Manchester United Balls: Release The Van Gaal Journobots
DUTCH newspaper NRC have called on their many years’ experience of treading on eggshells around the notoriously volatile Louis van Gaal in press conferences to provide their British colleagues with ten golden rules to follow when interviewing the new Manchester United manager to avoid having their danglies torn off…
The rules are as follows…
Congratulations on obtaining Louis van Gaal. From this moment on, you will be patronised, looked at with disdain, and haunted by a constant doubt if Mr. Van Gaal is flat out making fun of you or being deadly serious.
1. Be prepared for any possible mood. Contrary to many other managers, whether the match is won, drawn or lost is no indication whatsoever of Van Gaal’s mood. Even if he has won and seems to be quite happy, one wrong question can – and will – put him off.
2. Start neutral. Begin with a question about the match just played. “How did your team do?” or “What did you think?” will suffice. “You must be very disappointed” will not. That is because the match you saw and the match he saw can be very different ones. Mr. Van Gaal is perfectly comfortable declaring that a 0-3 loss at home to Sunderland was his team’s best game all season, just because his players were doing what he told them to do. It’s not always about what ends up on the scoreboard. Don’t enter the interview thinking it is.
3. Don’t introduce yourself. Or else he’ll know your name, remember it and use it against you. You will not be some anonymous guy with a microphone and a cameraman on his side; you will be Gary, or Clive, or Tony, with whom he will or will not have a feud from the get-go. (He will.)
4. Stay on topic. If the interview’s about the game, you talk about the game. Not about the next game, transfer rumours or whatever happened on the training pitch. Every question about anything else than the game just played will derail the conversation.
5. It’s his language now, not yours. Mr. Van Gaal will come up with new additions to the Oxford Dictionary. In Germany, he inadvertently (or was it?) introduced the phrase “Der Tod oder die Gladiolen”, a Dutch saying meaning literally “death or the gladioli”: all or nothing. This is because if Mr. Van Gaal speaks your language, it is no longer your language, it’s his. It is not Mr. Van Gaal who has trouble speaking English, it is you, for not going along with his obviously much better interpretation of it.
6. Try to avoid the meta-interview. An interview with Mr. Van Gaal will almost inevitably wind up being an interview about the interview, or more specifically, him asking questions about your questions. This will be the moment you feel the conversation is slipping away from you. Switch back to the studio, or it will end up on YouTube.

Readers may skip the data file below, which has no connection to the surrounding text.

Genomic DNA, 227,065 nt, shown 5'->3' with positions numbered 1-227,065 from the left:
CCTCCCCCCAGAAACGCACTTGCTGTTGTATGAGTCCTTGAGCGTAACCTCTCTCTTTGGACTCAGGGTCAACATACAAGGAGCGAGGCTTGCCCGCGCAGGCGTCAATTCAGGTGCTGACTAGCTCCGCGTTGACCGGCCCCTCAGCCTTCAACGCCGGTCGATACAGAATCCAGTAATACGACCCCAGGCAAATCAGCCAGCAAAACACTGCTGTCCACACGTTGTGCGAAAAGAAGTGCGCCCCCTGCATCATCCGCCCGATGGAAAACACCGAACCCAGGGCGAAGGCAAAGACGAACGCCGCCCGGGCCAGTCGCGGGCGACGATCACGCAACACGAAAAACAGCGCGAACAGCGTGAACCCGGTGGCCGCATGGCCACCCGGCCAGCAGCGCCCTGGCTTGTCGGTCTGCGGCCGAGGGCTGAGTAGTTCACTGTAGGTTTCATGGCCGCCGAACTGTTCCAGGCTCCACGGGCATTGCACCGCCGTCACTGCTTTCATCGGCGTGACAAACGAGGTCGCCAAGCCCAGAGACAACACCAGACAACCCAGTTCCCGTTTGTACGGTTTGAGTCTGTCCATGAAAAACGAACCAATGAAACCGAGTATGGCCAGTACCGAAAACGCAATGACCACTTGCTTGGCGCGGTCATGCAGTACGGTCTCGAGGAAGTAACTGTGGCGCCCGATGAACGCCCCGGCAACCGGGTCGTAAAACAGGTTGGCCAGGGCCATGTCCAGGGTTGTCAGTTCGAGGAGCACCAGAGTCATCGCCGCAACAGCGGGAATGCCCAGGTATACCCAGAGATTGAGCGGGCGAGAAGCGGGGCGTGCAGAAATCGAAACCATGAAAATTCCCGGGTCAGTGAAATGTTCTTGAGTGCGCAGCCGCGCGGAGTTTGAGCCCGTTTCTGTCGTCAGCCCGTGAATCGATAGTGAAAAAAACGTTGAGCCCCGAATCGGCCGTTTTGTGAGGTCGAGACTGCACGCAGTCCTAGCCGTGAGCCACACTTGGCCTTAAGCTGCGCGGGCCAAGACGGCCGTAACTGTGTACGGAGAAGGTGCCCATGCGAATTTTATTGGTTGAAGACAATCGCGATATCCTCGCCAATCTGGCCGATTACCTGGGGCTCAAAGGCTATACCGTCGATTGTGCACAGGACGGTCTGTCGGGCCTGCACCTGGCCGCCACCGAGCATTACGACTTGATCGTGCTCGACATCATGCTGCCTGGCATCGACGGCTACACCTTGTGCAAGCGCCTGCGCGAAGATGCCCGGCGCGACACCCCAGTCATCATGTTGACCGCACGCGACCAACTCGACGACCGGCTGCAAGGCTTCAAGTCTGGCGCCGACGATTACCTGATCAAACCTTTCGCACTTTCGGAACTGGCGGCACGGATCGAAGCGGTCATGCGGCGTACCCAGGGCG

7. Don’t repeat the question. Never mind – you will fail at this. You won’t fool him, even if you think your follow-up question is a cleverly rephrased, well disguised one. He’ll say: “I just told you”. This is inevitable. Don’t try to avoid it, just try to get past it without crashing, like you would at a speed bump.
8. Keep on your toes. At some point, you will think Mr. Van Gaal is joking. Sure, he does it with a straight face, but he’s joking, he must be. He’s mocking you. Or is he really this angry about this little thing you just said? No – it can’t be. You start to stammer. Ha! He’s just taking a… wait, is he? You will never know, as only Mr. Van Gaal knows. And he never breaks character.
9. Distinguish fact from opinion. This is hard, as only Mr. Van Gaal can determine which are facts and which are opinions. Which team was disadvantaged by the ref, or which team should have won based on the number of chances? He, and only he, will have the answer. These are the facts. Your facts are opinions. After the 1-1 draw of Holland against Ecuador last Saturday, he called the 0-1 an “unfortunate ball moment”: nothing to do about it. In Mr. Van Gaal’s world, this makes perfect sense. In your world it may not, but you are not to point this out, as he will call you dumb.
10. Stay under three minutes. Try to get everything you need within that window. After that, the chances of hitting a conversational speed bump will statistically rise. You’ll start wandering into other realms of conversation (how about this or that rumour, Mr. Van Gaal?), or you will ask a question a second time, or he will say you did. After that, you’re on your own. Good luck, mate.
In short: It’s an absolute bloody minefield. This could get interesting!